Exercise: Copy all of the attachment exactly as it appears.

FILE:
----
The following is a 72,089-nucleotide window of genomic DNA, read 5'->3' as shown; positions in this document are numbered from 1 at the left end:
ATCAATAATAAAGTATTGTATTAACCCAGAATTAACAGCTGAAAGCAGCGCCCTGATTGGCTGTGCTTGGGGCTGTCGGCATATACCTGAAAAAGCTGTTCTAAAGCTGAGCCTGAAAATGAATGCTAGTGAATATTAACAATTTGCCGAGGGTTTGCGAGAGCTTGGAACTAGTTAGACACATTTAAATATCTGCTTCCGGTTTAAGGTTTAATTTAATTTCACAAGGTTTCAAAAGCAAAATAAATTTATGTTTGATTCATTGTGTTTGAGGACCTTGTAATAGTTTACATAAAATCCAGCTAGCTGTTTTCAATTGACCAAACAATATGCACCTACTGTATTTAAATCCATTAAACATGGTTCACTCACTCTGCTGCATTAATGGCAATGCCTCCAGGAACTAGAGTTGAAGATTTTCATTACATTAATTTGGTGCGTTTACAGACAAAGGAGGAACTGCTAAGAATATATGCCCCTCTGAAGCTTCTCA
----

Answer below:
The following is a 72,089-nucleotide window of genomic DNA, read 5'->3' as shown; positions in this document are numbered from 1 at the left end:
ATCAATAATAAAGTATTGTATTAACCCAGAATTAACAGCTGAAAGCAGCGCCCTGATTGGCTGTGCTTGGGGCTGTCGGCATATACCTGAAAAAGCTGTTCTAAAGCTGAGCCTGAAAATGAATGCTAGTGAATATTAACAATTTGCCGAGGGTTTGCGAGAGCTTGGAACTAGTTAGACACATTTAAATATCTGCTTCCGGTTTAAGGTTTAATTTAATTTCACAAGGTTTCAAAAGCAAAATAAATTTATGTTTGATTCATTGTGTTTGAGGACCTTGTAATAGTTTACATAAAATCCAGCTAGCTGTTTTCAATTGACCAAACAATATGCACCTACTGTATTTAAATCCATTAAACATGGTTCACTCACTCTGCTGCATTAATGGCAATGCCTCCAGGAACTAGAGTTGAAGATTTTCATTACATTAATTTGGTGCGTTTACAGACAAAGGAGGAACTGCTAAGAATATATGCCCCTCTGAAGCTTCTCA